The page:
HOUSE OF COMMONS
Fourth Standing Committee on Statutory Instruments, &c.
DRAFT LAND REGISTRY TRADING FUND ORDER 1993
DRAFT LAND REGISTRATION (DETERMINATION OF COSTS) ORDER 1993
Monday 29 March 1993
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The Committee consisted of the following Members:
Chairman: Mr. Martyn Jones
Boateng, Mr. Paul (Brent, South)
Browning, Mrs. Angela (Tiverton)
Churchill, Mr. Winston (Davyhulme)
Conway, Mr. Derek (Shrewsbury and Atcham)
Dickens, Mr. Geoffrey (Littleborough and Saddleworth)
Dover, Mr. Den (Chorley)
Evans, Mr. Jonathan (Brecon and Radnor)
Forman, Mr. Nigel (Carshalton and Wallington)
Knight, Mr. Greg (Lords Commissioner to the Treasury)
Maclennan, Mr. Robert (Caithness and Sutherland)
Porter, Mr. Barry (Wirral, South)
Raynsford, Mr. Nick (Greenwich)
Simpson, Mr. Alan (Nottingham, South)
Smith, Mr. Llew (Blaenau Gwent)
Steinberg, Mr. Gerry (City of Durham)
Taylor, Mr. John M. (Parliamentary Secretary to the Lord Chancellor s Department)
Tipping, Mr. Paddy (Sherwood)
Williams, Mr. Alan W. (Carmarthen)
Mr. R. G. James, Committee Clerk2 3 Fourth Standing Committee on Statutory Instruments, &c. Monday 29 March 1993
[MR. MARTYN JONES in the Chair]
The Parliamentary Secretary to the Lord Chancellor's Department (Mr. John M. Taylor: I beg to move, That the Committee has considered the draft Land Registry Trading Fund Order 1993.
The Chairman: With the agreement of the Committee, it will be convenient to discuss at the same time the other order before us, namely, the draft Land Registration (Determination of Costs) Order 1993.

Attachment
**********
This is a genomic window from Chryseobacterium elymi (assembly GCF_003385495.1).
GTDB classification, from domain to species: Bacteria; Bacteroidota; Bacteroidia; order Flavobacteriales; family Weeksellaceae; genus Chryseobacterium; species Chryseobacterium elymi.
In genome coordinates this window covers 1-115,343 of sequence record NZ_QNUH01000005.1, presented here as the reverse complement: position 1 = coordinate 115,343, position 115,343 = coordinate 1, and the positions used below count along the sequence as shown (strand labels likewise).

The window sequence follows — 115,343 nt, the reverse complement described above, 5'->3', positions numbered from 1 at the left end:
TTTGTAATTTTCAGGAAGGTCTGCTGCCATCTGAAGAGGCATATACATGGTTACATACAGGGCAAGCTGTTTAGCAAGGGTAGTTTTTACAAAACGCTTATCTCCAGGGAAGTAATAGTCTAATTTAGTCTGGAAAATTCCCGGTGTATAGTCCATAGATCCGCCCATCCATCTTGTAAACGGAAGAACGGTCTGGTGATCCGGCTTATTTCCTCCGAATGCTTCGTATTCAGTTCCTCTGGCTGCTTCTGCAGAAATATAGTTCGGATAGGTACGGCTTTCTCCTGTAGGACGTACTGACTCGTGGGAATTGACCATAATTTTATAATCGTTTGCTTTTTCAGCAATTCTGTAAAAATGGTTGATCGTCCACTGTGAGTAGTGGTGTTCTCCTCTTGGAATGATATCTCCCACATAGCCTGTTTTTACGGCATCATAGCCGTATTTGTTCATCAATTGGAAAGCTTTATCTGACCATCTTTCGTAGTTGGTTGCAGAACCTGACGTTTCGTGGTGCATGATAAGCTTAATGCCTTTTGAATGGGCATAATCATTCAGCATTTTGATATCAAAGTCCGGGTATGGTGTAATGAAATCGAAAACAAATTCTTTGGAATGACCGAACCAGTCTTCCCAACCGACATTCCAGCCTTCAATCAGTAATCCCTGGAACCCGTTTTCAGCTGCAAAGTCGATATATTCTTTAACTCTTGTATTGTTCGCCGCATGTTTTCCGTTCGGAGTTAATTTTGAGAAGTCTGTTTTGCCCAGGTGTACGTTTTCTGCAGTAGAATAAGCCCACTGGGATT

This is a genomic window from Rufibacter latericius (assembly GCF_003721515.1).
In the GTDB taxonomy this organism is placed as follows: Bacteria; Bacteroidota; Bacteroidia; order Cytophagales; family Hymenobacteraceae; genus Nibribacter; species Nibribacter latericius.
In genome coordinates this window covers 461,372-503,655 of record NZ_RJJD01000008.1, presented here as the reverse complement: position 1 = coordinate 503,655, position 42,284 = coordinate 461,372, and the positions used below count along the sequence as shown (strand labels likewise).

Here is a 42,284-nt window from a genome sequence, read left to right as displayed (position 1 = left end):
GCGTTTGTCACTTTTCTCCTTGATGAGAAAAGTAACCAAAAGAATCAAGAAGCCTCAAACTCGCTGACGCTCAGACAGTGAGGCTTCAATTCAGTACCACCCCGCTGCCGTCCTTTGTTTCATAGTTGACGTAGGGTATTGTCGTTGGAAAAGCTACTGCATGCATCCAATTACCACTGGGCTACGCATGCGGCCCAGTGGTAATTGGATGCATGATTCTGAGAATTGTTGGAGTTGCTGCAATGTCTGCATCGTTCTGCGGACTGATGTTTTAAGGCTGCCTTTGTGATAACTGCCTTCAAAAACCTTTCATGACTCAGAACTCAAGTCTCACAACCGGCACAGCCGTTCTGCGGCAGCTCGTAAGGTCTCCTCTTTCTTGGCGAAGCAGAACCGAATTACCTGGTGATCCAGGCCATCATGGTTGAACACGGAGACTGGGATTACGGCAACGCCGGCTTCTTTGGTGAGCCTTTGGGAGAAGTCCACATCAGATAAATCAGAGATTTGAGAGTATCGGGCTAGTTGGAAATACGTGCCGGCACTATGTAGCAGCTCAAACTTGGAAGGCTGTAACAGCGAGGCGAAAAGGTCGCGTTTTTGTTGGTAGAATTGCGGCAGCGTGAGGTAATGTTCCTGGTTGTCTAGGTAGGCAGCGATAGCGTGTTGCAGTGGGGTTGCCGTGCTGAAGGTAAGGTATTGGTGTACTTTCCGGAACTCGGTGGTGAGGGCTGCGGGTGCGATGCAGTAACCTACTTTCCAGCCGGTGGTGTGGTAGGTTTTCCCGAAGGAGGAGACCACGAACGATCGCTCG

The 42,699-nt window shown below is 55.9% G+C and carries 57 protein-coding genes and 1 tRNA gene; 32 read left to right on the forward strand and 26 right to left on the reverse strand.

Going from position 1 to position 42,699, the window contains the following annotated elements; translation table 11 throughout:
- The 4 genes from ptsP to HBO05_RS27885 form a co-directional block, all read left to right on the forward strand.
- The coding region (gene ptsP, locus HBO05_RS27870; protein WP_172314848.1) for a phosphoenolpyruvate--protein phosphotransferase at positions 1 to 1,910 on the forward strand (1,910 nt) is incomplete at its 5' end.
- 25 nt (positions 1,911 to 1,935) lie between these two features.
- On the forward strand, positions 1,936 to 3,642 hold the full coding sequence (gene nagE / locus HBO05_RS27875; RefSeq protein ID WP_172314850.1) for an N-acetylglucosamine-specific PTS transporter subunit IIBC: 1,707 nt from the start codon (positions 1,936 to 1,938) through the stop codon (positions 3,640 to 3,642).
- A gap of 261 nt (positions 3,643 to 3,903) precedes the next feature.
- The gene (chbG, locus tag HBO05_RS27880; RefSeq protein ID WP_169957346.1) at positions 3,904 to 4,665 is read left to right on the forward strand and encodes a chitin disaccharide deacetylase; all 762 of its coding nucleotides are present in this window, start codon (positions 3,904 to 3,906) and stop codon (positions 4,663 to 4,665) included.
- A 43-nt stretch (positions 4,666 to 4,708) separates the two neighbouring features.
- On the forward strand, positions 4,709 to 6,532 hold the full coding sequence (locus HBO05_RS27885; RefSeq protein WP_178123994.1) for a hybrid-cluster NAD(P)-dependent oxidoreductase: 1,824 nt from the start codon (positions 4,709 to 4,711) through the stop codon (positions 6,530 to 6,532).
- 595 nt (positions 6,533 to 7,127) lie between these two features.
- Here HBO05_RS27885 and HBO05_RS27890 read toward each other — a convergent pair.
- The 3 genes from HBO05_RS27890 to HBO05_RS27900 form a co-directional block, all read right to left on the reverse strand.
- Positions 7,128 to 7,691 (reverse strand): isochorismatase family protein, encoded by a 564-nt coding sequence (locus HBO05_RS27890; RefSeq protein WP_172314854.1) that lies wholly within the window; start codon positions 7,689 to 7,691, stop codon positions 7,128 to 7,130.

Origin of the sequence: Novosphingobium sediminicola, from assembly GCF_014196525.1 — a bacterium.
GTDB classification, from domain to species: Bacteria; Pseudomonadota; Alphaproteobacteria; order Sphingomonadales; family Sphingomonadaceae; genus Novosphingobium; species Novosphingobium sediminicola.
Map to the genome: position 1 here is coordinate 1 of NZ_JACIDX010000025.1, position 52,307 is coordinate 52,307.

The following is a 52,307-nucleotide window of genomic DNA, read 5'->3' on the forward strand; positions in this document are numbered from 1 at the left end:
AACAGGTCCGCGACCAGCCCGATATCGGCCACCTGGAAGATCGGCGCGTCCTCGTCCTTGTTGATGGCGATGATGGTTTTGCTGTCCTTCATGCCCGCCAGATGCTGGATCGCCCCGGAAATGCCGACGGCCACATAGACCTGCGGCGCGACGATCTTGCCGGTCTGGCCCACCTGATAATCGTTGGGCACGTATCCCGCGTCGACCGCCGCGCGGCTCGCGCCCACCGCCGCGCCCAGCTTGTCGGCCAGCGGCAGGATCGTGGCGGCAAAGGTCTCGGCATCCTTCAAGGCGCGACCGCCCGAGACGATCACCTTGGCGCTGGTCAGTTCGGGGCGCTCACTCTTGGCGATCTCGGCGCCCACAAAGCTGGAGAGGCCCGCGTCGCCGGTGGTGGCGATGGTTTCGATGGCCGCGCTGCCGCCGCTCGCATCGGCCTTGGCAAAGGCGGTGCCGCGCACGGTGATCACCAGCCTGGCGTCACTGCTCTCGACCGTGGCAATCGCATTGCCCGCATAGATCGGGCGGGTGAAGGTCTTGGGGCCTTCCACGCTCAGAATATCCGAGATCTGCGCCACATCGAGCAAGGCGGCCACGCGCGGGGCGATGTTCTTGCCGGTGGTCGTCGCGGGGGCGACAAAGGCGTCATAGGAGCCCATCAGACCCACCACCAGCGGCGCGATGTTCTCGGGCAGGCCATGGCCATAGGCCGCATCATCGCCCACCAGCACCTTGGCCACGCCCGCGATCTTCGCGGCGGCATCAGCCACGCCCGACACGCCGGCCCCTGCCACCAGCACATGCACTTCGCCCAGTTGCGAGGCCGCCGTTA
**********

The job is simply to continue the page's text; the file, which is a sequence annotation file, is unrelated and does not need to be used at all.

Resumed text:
Mr. Taylor: Please may I on behalf of the Committee welcome you to the Chair, Mr. Jones? This is the first time that I have had the pleasure of appearing under your chairmanship. I want to make a few introductory comments on the two orders because I have a feeling that I shall be speaking to a larger audience than that in the Committee Room. At this crucial crossroads for the Land Registry, I hope that my comments will reassure its many employees. Her Majesty's Land Registry maintains an up-to-date register of legal estates and interests in land and is a separate Government Department for which the Lord Chancellor is responsible. It was first established in 1862 and became an executive agency on 2 July 1990. Under the provisions of the land registration Acts, the Chief Land Registrar alone has power to grant title to land and other registrable interests in England and Wales. The Land Registry handles virtually all conveyancing and secured credit business and provides a range of land information services to those concerned with interests in property and ownership. Certainty of title is the cornerstone of efficient and confident dealing in property. By maintaining an up-to-date and authoritative register of interests in land, the Land Registry is able to provide the essential pre-contract and pre-completion services and statutory guarantees that enable a free market in property to operate. The Land Registry provides guarantees to those whose interests are registered and to those who rely on the certificates and search results which it issues. It also provides important services to the law enforcement agencies and its register is open to the public. The cardinal features of the Land Registry are its neutrality, its freedom from any conflict of interest and its authoritative public register of legal title backed by indemnity. The operational characteristics of the Land Registry are that its work is demand led, responding to fluctuations in the property market, and that it is self-financing. The Lord Chancellor, with the concurrence of the Treasury, sets fees by order at a level which ensures that the amounts raised will meet all the Land Registry's outgoings. 4 Throughout the 1980s the rapid growth in conveyancing and secured credit generated massive workloads for the Land Registry. Despite increased resources and improved productivity the workload continued to exceed its productive capacity. Within the existing constraints of annual accounting the Land Registry was obliged at the end of each financial year to surrender substantial surpluses of income over approved expenditure to the Consolidated Fund. At the same time large amounts of unprocessed work, for which fees had been paid, were carried over into the following financial year. When the level of activity in the property market began to decline and fee income fell, the Land Registry was unable to draw on past surpluses but was required to raise fees to finance the processing of accumulated arrears of work. A revival in property activity would once again put stress on the existing financial framework. It has been clear for many years that as a self-financing body which aims to reduce the net cost of registered conveyancing while providing effective customer services in a fluctuating market, the Land Registry needs to operate within a more responsive financing regime. Such a move was recognised by the Public Accounts Committee in its report on the Land Registry in 1991. The proposed move to a trading fund, with an accrual accounting regime, will enhance sound financial planning and enable the Land Registry to anticipate better, and to respond to, the uncertainties of the property and credit markets. It will enable the Land Registry to plan its finances by taking one year with the next—thereby allowing resources, income and expenditure to take account of fluctuations in the market. I believe that there are many benefits to Land Registry from trading fund status. It will be able to maintain the momentum towards the simplification of conveyancing and readier access to land information which rapid computerisation will make possible in this decade. Importantly, it will ensure that over any period of years the level of land registration fees need be no higher than the cost of maintaining and developing a sound land registration system and delivering prompt and effective services. The Chief Land Registrar, who is also the chief executive of the Land Registry Agency, will continue to be accountable directly to the Lord Chancellor for financial results and the agency's performance. Interested parties have been consulted on the trading fund proposal and have responded favourably. A report on that consultation has been laid before the House. Since its establishment as an agency, the Land Registry has, despite the difficulties faced by all those involved with property and conveyancing, continued to meet all its speed of service and quality targets while improving output per head and reducing manpower by over 2,300 posts. Last summer it was awarded a charter mark for its services to the customer. I am confident that trading fund status will allow that progress to be sustained in a rising property market, leading the way to improved and simplified conveyancing. In association with this order there is a requirement to make a further order under section 102(4) of the Finance (No. 2) Act 1987. That order is required to permit fees to be fixed to include a return on average capital employed of 6 per cent. The relevant Treasury minute required to be laid 5 under section 4(1)(b) of the Government Trading Funds Act 1973, as amended, in connection with the previous order, expressly requires such a rate of return. It is with pleasure that I commend the Land Registry Trading Fund Order to the Committee.